How early is too early to talk with your child about drugs and alcohol? The answer might surprise you. Rather than waiting until your child is in high school, seize the opportunity soon after your child starts school, suggests Kristie Schmiege, Director of Substance Use Disorder Services with Oakland Community Health Network (OCHN).
“What the experts indicate is that all children should be exposed to this important information, and the earlier, the better,” Schmiege says. The average age children start using substances is about 12, and they’re exposed even earlier — around 8 or 9 years old. “As a result, experts suggest we start talking about drinking, smoking, and other drugs between 5 and 7.”
It doesn’t have to be a full presentation, Schmiege says. Keep the conversation age appropriate. You’re laying a foundation for future discussions and want your child to feel comfortable coming to you throughout the years. “This is a time for setting family values and parameters, giving information and being willing to answer questions,” she says.
And take heart that your words have weight. According to the Substance Abuse and Mental Health Services Administration, more than 80% of kids 10 to 18 say their parents are the leading influence on their decision whether or not to drink alcohol.
Saying nothing isn’t an option because it could send an unintended message. “If parents don’t address the issue, they are missing the opportunity to expose their children to their rules and values, and their kids may be more likely to experiment and listen to friends and be exposed to peer pressure,” Schmiege explains.
‘Runs in the family?’
The more you recognize family members’ struggles with alcohol or substance use disorders, the more worried you may be about your own children. The issue is complex and involves heredity and environmental risk factors. While these factors don’t change recommendations about having conversations with your child early and often, you may need to be prepared to answer your child’s questions.
“Scientists don’t know exactly how the risk factors are passed down through genes in families, but they do know that they are. The fact that family members have problems with substance use doesn’t mean your child will have these same challenges, but it might mean they have an increased risk,” Schmiege says. “That’s certainly something to think about when friends offer them alcohol or other drugs.”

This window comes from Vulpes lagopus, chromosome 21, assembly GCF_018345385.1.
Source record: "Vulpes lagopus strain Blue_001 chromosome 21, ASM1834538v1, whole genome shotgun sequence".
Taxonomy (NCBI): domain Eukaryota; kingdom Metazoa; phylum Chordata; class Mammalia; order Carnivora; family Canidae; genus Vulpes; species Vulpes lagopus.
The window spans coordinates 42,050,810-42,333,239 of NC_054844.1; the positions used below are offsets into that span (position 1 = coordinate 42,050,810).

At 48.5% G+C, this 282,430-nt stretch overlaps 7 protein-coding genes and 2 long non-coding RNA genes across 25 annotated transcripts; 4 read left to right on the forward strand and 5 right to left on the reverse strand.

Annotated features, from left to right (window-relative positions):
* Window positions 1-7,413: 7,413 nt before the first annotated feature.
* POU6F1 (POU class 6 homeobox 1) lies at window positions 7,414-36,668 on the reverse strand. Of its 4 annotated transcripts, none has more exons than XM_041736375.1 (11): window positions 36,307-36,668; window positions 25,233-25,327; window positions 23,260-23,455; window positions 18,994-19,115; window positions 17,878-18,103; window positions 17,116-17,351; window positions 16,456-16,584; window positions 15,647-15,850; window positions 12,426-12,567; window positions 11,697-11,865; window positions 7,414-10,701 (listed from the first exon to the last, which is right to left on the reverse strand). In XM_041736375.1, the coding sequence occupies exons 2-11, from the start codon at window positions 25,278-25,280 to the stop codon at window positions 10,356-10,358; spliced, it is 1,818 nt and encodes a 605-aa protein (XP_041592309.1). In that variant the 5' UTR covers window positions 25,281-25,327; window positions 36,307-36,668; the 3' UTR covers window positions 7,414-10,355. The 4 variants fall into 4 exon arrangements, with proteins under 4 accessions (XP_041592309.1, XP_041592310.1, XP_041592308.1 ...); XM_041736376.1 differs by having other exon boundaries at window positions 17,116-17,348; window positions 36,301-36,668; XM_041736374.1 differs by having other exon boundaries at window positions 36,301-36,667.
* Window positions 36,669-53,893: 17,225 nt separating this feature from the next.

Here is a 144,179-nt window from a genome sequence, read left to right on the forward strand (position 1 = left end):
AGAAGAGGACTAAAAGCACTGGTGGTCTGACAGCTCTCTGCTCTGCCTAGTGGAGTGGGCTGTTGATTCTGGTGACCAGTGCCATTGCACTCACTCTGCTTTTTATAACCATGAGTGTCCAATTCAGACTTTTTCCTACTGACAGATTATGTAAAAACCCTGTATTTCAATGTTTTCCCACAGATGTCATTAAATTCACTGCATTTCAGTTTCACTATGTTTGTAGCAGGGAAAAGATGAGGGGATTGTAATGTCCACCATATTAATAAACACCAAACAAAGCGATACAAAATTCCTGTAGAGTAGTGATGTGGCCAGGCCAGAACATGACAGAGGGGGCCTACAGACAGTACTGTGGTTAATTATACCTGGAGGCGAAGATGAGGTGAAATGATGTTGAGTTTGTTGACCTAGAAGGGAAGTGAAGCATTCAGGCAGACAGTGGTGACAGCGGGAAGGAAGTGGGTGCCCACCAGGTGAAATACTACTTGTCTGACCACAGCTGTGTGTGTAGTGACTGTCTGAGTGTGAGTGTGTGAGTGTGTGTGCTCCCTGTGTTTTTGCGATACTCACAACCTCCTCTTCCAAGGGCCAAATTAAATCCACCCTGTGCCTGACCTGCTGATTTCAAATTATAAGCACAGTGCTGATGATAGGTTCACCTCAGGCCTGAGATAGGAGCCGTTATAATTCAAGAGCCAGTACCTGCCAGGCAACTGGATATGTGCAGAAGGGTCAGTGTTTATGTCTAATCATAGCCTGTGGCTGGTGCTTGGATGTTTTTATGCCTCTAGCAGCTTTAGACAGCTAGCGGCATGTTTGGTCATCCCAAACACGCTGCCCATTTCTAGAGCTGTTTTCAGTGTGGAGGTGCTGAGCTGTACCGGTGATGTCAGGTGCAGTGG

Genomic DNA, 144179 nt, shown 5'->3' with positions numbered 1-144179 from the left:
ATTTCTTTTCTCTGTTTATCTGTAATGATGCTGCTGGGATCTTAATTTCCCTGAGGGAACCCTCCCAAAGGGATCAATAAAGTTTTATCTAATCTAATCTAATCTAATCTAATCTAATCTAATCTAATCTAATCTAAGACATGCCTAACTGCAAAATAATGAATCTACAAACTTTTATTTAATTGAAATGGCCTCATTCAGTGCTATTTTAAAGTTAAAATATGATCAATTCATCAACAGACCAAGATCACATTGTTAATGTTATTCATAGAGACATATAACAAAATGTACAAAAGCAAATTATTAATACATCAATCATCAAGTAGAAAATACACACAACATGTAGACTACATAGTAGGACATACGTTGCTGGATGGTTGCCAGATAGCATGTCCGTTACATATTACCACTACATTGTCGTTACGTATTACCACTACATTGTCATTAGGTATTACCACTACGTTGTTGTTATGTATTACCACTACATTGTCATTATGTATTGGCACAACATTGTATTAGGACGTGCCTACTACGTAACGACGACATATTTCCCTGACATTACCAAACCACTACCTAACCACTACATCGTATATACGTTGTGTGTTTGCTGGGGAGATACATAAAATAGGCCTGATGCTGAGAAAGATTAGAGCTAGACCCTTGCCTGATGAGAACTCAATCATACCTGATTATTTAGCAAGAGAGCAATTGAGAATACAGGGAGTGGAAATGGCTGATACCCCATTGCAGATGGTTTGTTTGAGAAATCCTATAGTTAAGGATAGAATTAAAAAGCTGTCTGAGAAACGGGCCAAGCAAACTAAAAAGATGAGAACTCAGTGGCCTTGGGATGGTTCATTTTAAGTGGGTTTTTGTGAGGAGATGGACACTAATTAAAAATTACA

Data shows that early drinking is a known risk factor for developing alcoholism and drinking-related impairment later — so keep a watchful eye. “From research, one key known factor is when adolescents receive little parental monitoring, this creates an environment that allows greater opportunities to express those genetic predispositions,” she says.
If you suspect your child is using
Stay calm, and don’t blame yourself or your child, Schmiege says. “Remember that substance use disorders and mental health issues are treatable. The most important thing is to act now to find the best available services,” she adds. “Show compassion and keep the channel of communication open. Try to take care of yourself and seek support if you need it.”
Content sponsored by OCHN. OCHN leads a provider service network that assists approximately 23,000 Oakland County citizens at more than 300 service sites across the county. People who receive public mental health services through OCHN’s provider network include those who have an intellectual or developmental disability, mental health challenge or substance use disorder. The majority of these individuals have Medicaid insurance coverage.
OCHN’s goal is to ensure these individuals are aware of and have access to services and supports that will improve their health and quality of life, as well as ensure their engagement in full community participation. Its mission to “inspire hope, empower people and strengthen communities” reflects an unyielding belief in a “Valuable System for Valued People.”
Programs and supports provided by OCHN’s service network are available at oaklandchn.org.